We talk a lot about what social media means for kids and teachers, but what about parents? Moms, Dads and guardians already track what their kids are doing on social media in a nosy, “who is our daughter dating?” kind of way. But now they can also use social media to see what their kids are learning in school.
George Couros, the division principal of Innovative Teaching and Learning with the Parkland School Division in Calgary, talked about this very issue. He said that parent engagement is the no. 1 indicator of whether a kid will be successful in school, and that social media is a powerful tool to help them get involved.
“The more schools start to share and open up about what’s happening in the classrooms, parents are much more aware of what they’re doing and can actually reinforce the learning that’s happening in schools,” Couros said.
But while schools could be leading the charge on social media and even teaching kids best practices and behavior, it’s still not the norm.
Social media in the classroom
Teachers can use social media to encourage classroom participation, share content and get students talking in and out of class. But in order for parents and students to take advantage of these benefits, schools need to encourage teachers to start using social media in their classes:
- Introduce training for teachers to explain how they could introduce Facebook, Twitter and other social media sites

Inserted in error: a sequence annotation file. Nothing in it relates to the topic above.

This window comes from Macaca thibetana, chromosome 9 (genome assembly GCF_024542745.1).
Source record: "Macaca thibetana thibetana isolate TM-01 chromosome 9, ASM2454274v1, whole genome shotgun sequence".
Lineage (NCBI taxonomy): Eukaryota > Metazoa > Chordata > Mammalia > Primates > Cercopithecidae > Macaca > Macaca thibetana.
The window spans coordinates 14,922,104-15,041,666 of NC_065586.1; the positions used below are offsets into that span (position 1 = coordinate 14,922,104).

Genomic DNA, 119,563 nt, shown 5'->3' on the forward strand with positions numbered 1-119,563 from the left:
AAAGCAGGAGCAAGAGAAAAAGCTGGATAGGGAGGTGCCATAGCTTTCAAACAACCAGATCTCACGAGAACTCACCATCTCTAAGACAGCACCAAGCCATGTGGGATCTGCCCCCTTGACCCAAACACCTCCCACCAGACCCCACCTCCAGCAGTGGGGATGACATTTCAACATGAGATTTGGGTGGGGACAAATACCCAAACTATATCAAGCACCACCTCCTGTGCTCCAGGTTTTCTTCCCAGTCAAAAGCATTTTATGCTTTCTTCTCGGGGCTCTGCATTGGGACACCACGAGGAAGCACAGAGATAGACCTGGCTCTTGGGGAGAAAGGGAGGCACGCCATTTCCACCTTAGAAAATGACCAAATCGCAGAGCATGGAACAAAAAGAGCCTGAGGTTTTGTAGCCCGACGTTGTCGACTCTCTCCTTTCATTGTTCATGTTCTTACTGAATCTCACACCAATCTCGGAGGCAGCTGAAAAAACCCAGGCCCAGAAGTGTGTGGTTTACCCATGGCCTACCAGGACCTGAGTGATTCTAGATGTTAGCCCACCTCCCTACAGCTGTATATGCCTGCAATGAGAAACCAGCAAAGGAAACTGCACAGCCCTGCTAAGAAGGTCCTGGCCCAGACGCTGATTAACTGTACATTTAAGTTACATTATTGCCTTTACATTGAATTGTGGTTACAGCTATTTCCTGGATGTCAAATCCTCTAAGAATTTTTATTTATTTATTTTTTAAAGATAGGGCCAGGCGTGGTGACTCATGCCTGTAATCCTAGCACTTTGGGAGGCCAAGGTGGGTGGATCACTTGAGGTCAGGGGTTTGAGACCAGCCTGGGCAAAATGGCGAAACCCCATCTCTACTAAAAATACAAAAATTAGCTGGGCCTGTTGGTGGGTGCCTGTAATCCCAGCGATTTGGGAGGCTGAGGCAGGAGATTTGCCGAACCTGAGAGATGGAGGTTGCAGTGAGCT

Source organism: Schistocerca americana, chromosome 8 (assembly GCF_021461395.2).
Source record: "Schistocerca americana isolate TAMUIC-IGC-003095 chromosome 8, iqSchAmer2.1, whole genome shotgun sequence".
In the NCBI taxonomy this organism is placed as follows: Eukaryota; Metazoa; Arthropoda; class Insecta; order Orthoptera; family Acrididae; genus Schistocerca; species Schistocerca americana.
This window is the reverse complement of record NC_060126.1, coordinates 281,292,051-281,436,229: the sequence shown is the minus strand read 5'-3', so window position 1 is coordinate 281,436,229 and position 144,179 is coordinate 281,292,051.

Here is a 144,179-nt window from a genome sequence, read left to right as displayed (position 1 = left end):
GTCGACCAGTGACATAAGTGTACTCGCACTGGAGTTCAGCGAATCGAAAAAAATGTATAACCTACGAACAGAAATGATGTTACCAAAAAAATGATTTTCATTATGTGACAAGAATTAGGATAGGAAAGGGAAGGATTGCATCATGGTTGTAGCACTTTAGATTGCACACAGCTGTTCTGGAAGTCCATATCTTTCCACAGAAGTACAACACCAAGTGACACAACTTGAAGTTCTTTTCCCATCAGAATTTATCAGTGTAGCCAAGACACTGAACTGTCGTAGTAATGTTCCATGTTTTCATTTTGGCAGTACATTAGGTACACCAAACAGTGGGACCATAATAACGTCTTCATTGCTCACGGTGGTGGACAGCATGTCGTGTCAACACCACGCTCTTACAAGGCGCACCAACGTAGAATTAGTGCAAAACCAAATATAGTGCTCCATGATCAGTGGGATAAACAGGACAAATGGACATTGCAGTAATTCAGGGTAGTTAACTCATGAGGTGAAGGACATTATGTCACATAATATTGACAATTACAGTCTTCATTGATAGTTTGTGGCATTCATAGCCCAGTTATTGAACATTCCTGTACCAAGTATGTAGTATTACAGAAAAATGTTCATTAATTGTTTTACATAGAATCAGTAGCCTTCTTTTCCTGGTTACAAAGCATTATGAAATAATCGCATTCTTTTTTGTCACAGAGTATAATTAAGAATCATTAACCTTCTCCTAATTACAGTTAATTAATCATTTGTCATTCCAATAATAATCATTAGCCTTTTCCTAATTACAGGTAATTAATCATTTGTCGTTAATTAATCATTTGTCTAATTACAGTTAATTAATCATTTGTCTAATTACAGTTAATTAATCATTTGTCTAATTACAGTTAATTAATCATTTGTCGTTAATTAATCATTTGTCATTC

- Offer teachers a self-directed class about social media that explains both the benefits and risks
- Schedule a weekly or monthly support group for teachers to talk about social media successes and failures
- Provide incentives to get teachers to try innovative new teaching strategies
When schools can make it work, social media is really exciting. Some schools have even installed TV screens in their classrooms that show a live Twitter feed of messages that students post during class. Teachers incorporate the Tweets into the ongoing discussion. Plus, it can also pull other people into the conversation, like journalists or experts on a certain topic. Parents can see what their kids learned in school and keep the conversation going over the dinner table.
Of course, schools would have to make sure that the learning environment remained safe and that input from the broader web audience was monitored and controlled. They could use a classroom management system to review activity.
What do you think of parents getting involved in their kids’ learning through social media? Can you recommend other ways they could track their kids’ progress? Please share your thoughts below or on our Facebook page!